For more info on this kind of cycle path click on the link below to look at material BNB provided to council in support of this proposal (we worked very closely with council on this project and it was touch-and-go for a bit there...)
Below is the email that's been sent to all the Nelson electoral candidates. Tasman candidates have been sent a very similar version. BNB will post their responses after the 14th September.
Thank you for running for office in this local body election!
We1 are surveying candidate’s views on cycling issues to help voters make an informed choice this election.
Activity surveys show that over a third (36.2%) of Nelson and Tasman residents do some cycling - one of the highest rates in New Zealand2. Nelson also has one of the highest rates of cycle commuting in NZ, and continues to build one of NZ’s better urban cycling Networks.
The range and depth of recreational cycling, from the Great Taste Trail3 to the Heaphy and Queen Charlotte Tracks is establishing the Nelson-Tasman region as a leading cycle tourism destination for domestic and international tourists.
We would love to know (briefly!) your responses to the following Questions:
1) What's your vision for cycling in Nelson-Tasman (the city and region)?
2) If you are elected how will you work towards this goal?
3) Have you supported cycling in some way in the past? (e.g. personally or professionally, made submissions, helped with events, attended any forums, etc.)
4) If the rocks road off-road cycle/walkway feasibility study shows such a facility to be viable, will you support this project?
5) When children cycle to school, to their friends or the shops we create the travel habits of a future generation. A city that is safe and easy for children cyclists will also see more parents, commuters, shoppers and tourists make their journey by bike. How would you make Nelson the place for children to ride?
6) Council’s process of consulting with communities and community groups has had some criticism in recent years. How would you improve council's approach to consulting with a community group like Bicycle Nelson Bays?
7) Nelson City Council has a large and growing investment in cycling infrastructure, and much to gain from the increased health and decreased congestion benefits that cycling delivers. Would you increase council’s involvement in the promotion of cycling? If so, how?
8) Vulnerable users (pedestrians and cyclists) in Nelson have a higher than NZ average risk of being injured in accidents involving vehicles. Would you support greater action by council to create safer driving around cyclists and pedestrians?
Thank you for responding to this survey. We will post the results on our Facebook page (https://www.facebook.com/BicycleNelsonBays) and Website (http://bnb.org.nz/). They will also be made available to the media and to other cycling/sporting bodies and clubs.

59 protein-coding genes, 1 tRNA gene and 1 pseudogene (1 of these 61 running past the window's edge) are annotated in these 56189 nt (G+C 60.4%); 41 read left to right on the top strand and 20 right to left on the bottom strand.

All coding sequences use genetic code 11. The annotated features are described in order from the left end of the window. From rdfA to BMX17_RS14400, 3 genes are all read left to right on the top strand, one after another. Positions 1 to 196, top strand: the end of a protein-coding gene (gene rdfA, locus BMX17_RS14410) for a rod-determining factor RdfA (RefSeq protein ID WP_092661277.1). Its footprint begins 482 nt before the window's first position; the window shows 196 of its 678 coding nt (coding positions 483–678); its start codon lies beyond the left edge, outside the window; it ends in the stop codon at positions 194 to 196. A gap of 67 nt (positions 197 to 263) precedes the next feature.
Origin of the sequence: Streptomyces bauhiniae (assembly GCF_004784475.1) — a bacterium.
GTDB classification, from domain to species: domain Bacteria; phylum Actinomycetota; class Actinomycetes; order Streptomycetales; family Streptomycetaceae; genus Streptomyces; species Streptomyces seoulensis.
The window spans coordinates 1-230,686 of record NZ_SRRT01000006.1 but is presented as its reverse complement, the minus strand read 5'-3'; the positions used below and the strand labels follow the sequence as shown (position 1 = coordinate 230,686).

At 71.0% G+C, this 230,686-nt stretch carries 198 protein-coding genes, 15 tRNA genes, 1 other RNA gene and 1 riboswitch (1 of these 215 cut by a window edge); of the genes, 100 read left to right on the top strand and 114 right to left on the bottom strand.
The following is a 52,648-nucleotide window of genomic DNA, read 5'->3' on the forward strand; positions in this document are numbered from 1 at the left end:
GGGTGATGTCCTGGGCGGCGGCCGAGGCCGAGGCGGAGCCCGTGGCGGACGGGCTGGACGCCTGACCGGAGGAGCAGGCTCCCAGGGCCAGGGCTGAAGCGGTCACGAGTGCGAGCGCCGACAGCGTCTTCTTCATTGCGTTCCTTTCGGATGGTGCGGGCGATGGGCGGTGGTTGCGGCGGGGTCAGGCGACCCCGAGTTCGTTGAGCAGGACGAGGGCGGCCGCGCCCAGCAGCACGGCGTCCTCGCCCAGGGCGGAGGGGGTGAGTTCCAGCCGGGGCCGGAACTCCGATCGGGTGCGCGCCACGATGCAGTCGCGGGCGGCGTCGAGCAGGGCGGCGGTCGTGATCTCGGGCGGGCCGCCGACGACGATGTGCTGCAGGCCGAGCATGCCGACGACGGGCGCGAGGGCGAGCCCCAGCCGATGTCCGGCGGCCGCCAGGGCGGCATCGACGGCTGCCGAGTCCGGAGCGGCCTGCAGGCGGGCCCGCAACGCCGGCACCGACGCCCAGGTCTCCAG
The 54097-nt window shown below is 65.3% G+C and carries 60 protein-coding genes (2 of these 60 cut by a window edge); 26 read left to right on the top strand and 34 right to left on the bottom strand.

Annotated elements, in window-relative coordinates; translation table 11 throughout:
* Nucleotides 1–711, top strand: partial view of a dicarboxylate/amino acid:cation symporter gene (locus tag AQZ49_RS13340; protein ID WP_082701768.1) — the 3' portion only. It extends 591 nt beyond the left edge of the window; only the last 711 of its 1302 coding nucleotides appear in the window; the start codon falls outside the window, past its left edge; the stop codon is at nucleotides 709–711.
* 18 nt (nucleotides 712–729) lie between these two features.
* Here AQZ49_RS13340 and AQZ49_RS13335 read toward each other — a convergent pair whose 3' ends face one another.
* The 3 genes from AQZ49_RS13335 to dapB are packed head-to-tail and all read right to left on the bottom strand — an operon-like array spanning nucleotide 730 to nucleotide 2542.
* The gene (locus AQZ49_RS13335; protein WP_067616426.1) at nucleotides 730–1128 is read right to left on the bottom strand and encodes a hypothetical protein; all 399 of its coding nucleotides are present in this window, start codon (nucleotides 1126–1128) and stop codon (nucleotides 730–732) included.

Please send replies to us by 10pm Sunday 14th September.
Nelson has a one-off opportunity to build a new pathway for walking and cycling around Rocks Road.
This project is part of a package developed by Nelson City Council to improve local walking and cycling. Much of the funding is coming from the New Zealand Transport Agency with the rest being provided by council.
Unlike the approach suggested by NZTA several years ago, this proposal doesn’t use some kind of disruptive ‘clip-on’ structure along the outside of the sea wall.
Space for a shared footpath and off-road cycleway will instead come from removing the existing on-road cycle lanes and, in effect, adding their width to the existing footpath space.
The current on-road cycle lanes can feel unsafe and unpleasant for cyclists, so we think a lot more people, including families and tourists, would be riding a path along our waterfront if this was off-road.
A wider pathway will also give walkers more distance from passing vehicle traffic.
Some Nelsonians are opposed to both the proposal and, more disturbingly, even investigating whether this project can be done.
Much of this opposition is based on what’s claimed to be minimum widths for the walk-cycleway and the roadway. A combination of these widths apparently won’t fit on the Rocks Road footprint.
The ‘rule books’ used in NZ for road and cycleway design are essentially guidelines, not rigid building codes. That’s why the State Highway Manual refers to ‘desirable minimum lane widths’.
But even so, the roadway width being quoted by opponents has some problems. One is that their chosen width won’t actually fit on some existing sections of Rocks Rd, or on parts of the state highway south or north from Nelson.